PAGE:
I agree, always and in every situation, that the exact title is preferable. On the other hand, the ideal is not always the reality. Amid EE’s range of examples, the ones that demonstrate citations to series, by generic names, are materials that we personally received from those repositories, whose staffers cited them for us in that generic fashion.
4) I would warn against using a website page as the website identification. The ultimate home page should be, I suggest, the website cited. At times, this may be a Departmental Archives website but it may also be a general Departmental website, with the archives section having a sub-page, along with sports, libraries, taxes, and other local administrative activities.
My response has to be: It depends. With many websites, it is impossible to locate a document by citing only the homepage or root. From there, we have two options: we might cite the path to follow in order to drill down to the record, or we might cite the URL for the actual record—presuming it’s not a dynamic URL. In the unstable world of the Internet, both of these options pose problems. Site administrators frequently change the paths—or they change the URL. Either change can make an online record difficult to locate from a generic citation to the website’s home page. Some online providers are now promoting what they proclaim to be stable URLs—and insist that we do use the specific URL for that document—until, of course, they discover a reason why the URL has to be changed.
It seems to me that the only safe course we have as users is to include every detail about the record and the site that might be needed to drill down to the record itself. But that, of course, causes others to gripe about overlong citations.
“A Sourcing Suggestion – INSEE Codes,” The French Genealogy Blog, 25 November 2010, raised two other issues:
“As each department seems to source differently, [using their preferred styles] can be thorny. … Do we respect the sourcing style of the department or do we modify it – risking their wrath, perhaps – for the sake of consistency?”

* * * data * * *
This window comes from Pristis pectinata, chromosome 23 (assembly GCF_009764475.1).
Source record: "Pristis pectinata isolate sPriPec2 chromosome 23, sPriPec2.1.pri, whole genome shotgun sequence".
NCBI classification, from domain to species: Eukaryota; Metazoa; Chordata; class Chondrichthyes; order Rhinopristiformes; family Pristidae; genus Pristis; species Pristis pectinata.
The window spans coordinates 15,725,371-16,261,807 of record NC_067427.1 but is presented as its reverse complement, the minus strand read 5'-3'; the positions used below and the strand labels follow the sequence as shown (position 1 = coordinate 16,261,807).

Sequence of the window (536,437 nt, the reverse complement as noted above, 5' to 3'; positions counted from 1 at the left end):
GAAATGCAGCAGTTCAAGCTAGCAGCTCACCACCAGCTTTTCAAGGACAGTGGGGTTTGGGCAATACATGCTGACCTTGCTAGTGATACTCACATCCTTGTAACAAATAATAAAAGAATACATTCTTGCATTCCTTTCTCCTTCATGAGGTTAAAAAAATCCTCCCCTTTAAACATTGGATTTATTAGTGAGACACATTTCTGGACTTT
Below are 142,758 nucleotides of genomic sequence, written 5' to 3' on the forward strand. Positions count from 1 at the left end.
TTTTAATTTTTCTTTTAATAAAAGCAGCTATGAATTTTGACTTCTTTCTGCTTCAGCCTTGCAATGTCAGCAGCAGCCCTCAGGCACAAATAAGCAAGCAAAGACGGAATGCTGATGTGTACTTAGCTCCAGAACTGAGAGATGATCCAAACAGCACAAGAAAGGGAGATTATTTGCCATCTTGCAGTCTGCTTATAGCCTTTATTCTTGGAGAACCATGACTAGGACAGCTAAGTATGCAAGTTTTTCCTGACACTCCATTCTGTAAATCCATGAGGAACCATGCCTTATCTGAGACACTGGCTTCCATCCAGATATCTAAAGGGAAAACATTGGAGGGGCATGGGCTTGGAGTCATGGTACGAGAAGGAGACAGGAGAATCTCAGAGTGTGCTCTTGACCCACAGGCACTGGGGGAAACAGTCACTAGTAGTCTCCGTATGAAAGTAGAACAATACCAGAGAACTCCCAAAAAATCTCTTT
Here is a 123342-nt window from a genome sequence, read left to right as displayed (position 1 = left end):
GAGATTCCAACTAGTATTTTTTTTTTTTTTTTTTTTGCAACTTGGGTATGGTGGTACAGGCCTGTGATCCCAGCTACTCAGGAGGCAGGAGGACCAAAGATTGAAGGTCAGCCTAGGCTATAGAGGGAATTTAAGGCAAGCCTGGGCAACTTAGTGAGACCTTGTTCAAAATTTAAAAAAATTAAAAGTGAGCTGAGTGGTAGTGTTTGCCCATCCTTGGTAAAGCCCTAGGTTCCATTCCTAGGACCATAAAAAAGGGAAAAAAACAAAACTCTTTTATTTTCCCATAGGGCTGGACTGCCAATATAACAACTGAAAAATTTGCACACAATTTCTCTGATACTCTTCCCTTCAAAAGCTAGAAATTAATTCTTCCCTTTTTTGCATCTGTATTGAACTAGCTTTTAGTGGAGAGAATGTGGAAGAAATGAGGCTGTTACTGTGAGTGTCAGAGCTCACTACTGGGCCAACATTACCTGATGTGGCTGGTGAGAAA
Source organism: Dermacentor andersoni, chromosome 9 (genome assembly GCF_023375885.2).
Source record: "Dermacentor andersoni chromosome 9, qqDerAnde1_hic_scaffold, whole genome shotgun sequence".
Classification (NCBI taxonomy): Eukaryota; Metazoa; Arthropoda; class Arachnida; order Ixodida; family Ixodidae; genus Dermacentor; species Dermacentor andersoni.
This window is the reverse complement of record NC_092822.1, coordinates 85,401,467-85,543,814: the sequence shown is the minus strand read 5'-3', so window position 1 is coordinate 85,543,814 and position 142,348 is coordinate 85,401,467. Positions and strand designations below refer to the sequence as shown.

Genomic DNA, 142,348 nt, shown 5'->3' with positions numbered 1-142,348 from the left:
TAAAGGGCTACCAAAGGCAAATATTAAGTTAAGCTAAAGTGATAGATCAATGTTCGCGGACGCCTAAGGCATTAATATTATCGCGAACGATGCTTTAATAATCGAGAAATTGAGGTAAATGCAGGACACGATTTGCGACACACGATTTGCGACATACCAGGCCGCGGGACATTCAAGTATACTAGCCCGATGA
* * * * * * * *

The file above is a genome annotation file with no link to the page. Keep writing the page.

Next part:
This is an issue on which virtually every style guide ends up punting. EE addresses the issue in several places, particularly 3.2. There I give basically the same advice other style guides give (but in my own words, of course):
“Because each archive has its own preferences for citing its materials, you should ask each facility whether it has a citation guide it would like you to follow. If you choose to use each facility’s recommended style, you can expect to have considerable inconsistencies within your citations. If you prefer to use a consistent style, you will still benefit by studying the format recommended by the archive whose material you have used. From it, you will learn which pieces of information the archive needs you to cite in order to relocate the material.”
And, of course, another reality exists here: The staff member who is assigned to create these citations, at one or another archive, is often a low-level staffer with minimum research experience, little enthusiasm for the chore, and limited perspective about records and citation issues outside the holdings of their own repository.
As researchers and writers, we cannot please every entity, every person who helps us, or every person who uses what we produce. All we can do is to be as informed as possible, thoughtfully weigh the factors involved, and try not to create problems for others. But, of course, if we ask editors at any press, their answer will be: “You do what our guide says.”
Evidence Explained, in “stating that ‘Worldwide, these records are more likely to be consulted via the Family History Library microfilm’ suggests giving the FHL microfilm number as well. We suspect that users are gradually switching to the immediacy and free use of the websites of the departmental archives … in preference to the long wait for the rented FHL films.”
Your observation is on the mark, of course. That shift is inevitable and desirable. However, the section from which you’ve quoted (EE 9.49) was one that specifically addressed the issue of FHL film. It was not meant to discount the value of using online material. The preceding section (EE 9.48) deals with online records, using an English example.
Realistically, it simply is not possible for any guide to address every type of media for every type of record for every country. EE offers over 100 examples and discussions for international records, but it cannot do justice to any country touched upon in the “International ” sections of each chapter.
Ideally, what is needed is a comprehensive style guide for each individual country—one that attempts to covers all types of records created in that country for use by historical researchers. One day that will happen. I suspect Anne Morddel would be a good person to make that happen for France.[*]
I notice that you’ve promised to update your readers when I responded to your questions. If you want to publish this as a Q & A, please feel free to do so.
And there you have it. Again, many thanks Ms. Shown Mills.
©2013 Anne Morddel